Wednesday, December 22, 2010

"Emergent Church" Leader Brian McLaren: New Rings of Heresy

I've pointed out before (1, 2, 3, 4, 5) that "emergent church" guru Brian McLaren is not just another left-leaning apostate, he is a definite heretic -- a New Age apostate dressed in neo-evangelical clothing who deliberately, arrogantly and effectively dupes the ignorant and undiscerning.

Steve Camp has said about one of McLaren's previous books, A Generous Orthodoxy, "There are no rules, no models, no denominational walls; no truth constraints; no theological grids; no ecclesiastical structures; no polity; no historic faith; no seemingly observance of hermeneutics for properly interpreting Scripture; no common meta-narratives; and not even any agreed definitions to common biblical terms and truth. It's just him learning, growing, evolving, experiencing, left unfinished kind of Christianity."

Ah, pop psychology trumps theology. Self-involvement trumps revelation. And Oprah Winfrey trumps centuries of solid biblical scholarship.

Yet, like usually happens, these kinds of malcontents continue to get more more and more bizarre. To see just how weird, here's an excerpt from an Eric S. LeMasters' article showing the latest evolutionary steps of Brian McLaren.

...Just as each ring of a tree represents a new season of growth, so the church expands organically across different sects, [McLaren] said. “If you look at the outermost ring of all the sectors of the Christian faith, they’re all responding to the same environmental circumstances… and stresses. And on that outermost ring, that’s what’s emerging.”

If any word sums up McLaren’s theology, it might be the word “organic”. And the common abstraction of God as a judgmental, unmoving and unchanging force through history is one he intends to challenge.

One of the goals in McLaren’s book, A New Kind of Christianity, was to “rescue” the Christian faith from its “Greco-Roman” casting he says was imposed on it by centuries of theology. The contemporary conception of God, he says, often more closely aligns with the platonic ideals of perfection – a god whom McLaren dubs “Theos” – that eternally rages at its less-than-perfect creation. He instead attempts to reframe scripture and the gospel in terms of its Jewish, story-driven roots in which the Bible is seen more as a “library” of spiritual guidance than a “constitution” that demands rigid adherence, and God is conceived as a benevolent, dynamic personality that constantly improves upon and works with its creation...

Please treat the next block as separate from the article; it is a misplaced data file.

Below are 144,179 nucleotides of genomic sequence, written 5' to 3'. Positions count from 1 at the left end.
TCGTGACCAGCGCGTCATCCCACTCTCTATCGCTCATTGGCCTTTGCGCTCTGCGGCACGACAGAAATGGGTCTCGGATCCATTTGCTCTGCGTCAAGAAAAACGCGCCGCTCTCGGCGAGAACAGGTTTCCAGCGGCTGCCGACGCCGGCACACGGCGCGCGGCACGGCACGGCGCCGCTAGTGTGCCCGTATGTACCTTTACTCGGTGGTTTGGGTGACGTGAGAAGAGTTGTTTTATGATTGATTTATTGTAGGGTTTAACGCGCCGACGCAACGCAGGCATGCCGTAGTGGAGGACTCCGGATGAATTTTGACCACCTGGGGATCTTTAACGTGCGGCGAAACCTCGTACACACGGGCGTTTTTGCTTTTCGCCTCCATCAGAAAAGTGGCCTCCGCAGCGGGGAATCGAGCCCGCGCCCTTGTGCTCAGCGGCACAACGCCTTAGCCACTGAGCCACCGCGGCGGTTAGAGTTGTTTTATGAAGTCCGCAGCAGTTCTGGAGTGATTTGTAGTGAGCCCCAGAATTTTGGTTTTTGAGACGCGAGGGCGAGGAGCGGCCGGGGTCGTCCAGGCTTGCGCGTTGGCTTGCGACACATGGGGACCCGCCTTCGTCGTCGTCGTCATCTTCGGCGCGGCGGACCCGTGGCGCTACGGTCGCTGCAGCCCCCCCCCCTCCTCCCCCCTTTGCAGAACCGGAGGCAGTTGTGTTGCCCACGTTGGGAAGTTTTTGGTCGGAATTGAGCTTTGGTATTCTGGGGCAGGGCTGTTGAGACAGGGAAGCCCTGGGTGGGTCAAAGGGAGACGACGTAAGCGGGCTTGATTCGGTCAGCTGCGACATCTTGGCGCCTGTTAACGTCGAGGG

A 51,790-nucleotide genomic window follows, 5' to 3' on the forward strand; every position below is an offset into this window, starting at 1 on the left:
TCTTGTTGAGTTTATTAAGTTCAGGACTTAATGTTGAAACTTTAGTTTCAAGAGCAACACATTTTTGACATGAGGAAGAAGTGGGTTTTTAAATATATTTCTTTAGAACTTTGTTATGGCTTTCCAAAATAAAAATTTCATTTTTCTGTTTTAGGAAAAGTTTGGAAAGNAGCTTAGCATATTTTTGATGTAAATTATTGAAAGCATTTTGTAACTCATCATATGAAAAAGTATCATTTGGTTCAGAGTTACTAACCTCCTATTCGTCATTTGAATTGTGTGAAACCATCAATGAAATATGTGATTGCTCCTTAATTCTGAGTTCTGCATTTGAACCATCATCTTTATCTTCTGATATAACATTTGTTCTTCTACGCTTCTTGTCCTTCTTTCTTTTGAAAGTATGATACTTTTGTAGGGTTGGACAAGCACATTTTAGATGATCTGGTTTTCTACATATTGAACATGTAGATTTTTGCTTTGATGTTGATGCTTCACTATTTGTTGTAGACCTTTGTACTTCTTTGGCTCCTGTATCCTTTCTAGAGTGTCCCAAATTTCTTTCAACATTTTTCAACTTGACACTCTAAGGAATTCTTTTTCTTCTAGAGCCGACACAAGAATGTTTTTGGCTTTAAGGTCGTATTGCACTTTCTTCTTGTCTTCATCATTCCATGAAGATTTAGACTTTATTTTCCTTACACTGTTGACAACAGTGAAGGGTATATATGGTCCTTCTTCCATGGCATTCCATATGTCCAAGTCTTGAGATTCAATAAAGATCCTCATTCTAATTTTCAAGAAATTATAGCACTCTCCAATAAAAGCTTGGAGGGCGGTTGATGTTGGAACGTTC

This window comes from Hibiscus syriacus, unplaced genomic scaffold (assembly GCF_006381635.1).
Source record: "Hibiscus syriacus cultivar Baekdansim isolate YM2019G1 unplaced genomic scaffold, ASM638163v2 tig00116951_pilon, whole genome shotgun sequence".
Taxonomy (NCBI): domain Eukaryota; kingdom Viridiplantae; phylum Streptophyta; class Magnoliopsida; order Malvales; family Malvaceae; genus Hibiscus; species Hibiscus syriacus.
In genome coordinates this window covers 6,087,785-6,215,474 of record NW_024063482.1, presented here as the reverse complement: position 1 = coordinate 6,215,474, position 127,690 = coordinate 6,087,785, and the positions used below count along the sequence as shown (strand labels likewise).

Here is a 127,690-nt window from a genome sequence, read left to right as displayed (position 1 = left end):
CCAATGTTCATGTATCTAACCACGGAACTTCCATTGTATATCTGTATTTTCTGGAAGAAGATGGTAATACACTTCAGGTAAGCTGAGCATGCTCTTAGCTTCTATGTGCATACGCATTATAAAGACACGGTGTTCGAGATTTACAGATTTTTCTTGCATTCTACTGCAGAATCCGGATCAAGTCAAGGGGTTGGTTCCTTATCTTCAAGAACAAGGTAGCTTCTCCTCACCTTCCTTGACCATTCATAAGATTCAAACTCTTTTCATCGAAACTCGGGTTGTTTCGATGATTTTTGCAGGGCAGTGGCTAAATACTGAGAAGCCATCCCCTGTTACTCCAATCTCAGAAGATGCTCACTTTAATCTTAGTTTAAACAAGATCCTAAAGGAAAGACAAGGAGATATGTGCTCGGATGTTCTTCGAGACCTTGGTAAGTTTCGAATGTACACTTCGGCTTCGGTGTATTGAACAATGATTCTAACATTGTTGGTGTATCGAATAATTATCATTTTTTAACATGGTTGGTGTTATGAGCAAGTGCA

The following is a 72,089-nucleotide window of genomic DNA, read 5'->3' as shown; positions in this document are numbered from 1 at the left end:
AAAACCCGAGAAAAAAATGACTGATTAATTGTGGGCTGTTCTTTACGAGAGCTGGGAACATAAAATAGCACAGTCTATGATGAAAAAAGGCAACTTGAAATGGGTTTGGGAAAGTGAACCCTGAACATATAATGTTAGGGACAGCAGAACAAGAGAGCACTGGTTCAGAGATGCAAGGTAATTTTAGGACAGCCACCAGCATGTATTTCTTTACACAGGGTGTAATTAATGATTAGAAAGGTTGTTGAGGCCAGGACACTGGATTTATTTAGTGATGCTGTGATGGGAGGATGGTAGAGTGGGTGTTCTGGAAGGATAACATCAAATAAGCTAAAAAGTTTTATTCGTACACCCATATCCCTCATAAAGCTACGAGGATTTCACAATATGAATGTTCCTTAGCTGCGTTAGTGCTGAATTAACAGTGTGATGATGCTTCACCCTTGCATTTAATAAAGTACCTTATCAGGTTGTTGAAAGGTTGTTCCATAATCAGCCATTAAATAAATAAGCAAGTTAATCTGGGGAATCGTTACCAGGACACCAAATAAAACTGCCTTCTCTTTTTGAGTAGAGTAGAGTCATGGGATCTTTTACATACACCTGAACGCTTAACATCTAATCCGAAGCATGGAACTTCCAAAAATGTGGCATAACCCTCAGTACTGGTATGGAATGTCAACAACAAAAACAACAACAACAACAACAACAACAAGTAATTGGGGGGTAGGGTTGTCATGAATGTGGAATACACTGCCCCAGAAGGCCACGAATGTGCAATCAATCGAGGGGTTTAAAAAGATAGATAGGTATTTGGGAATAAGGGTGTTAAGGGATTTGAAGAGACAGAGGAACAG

McLaren said he rejects the doctrine of a fallen creation; rather, the earth and its sinful inhabitants are in a continual state of movement away from God’s goodness, which throughout history God has been constantly trying to restore to himself. Thus the emergent nature of the church is the expression of God’s continual creation and improvement – what McLaren characterized as the “quest”-like adventure of the Christian life of faith.

Conversely, a “refusal to grow” with this constant unfolding of creation is what McLaren defines as sin...

“But [in] the biblical theme of justice, the primary issue is poverty and how we respond to the last, the least, the lost, the outsider, outcast and so on.” It’s life on the fringes and outskirts that sees the renewing growth, he argued.

When asked at the gathering how he’d describe his own “model” of God, McLaren invoked the image of a “non-linear trinity” relationship in which the Father, Son and Holy Spirit (characterized by McLaren as female) exist in a perpetual, “dynamic, relational dance” in which there is “eternal movement… of honoring and movement of caring.”

McLaren went further, expressing man’s connection to God as a connection to the whole of the created order itself. “So to be connected to God necessarily involves being connected to your neighbor, and even to your enemy. And in our world we’d have to say to the created world: to the trees, and the coal, and the air and the arctic ice shelf, and the polar bears and everything else.”

He concluded: “To me, if we start thinking about God in that way – of just this majestic, mysterious, profound dance of mutual love of honoring and respect, ultimate reality [as] this movement of love – that invites us into this unending quest and a beautiful way to live.”

McLaren's Oprah Winfrey/John Lennon theology is a tragic example of the apostasy mentioned in yesterday's post, the apostasy that has so terribly weakened the modern church.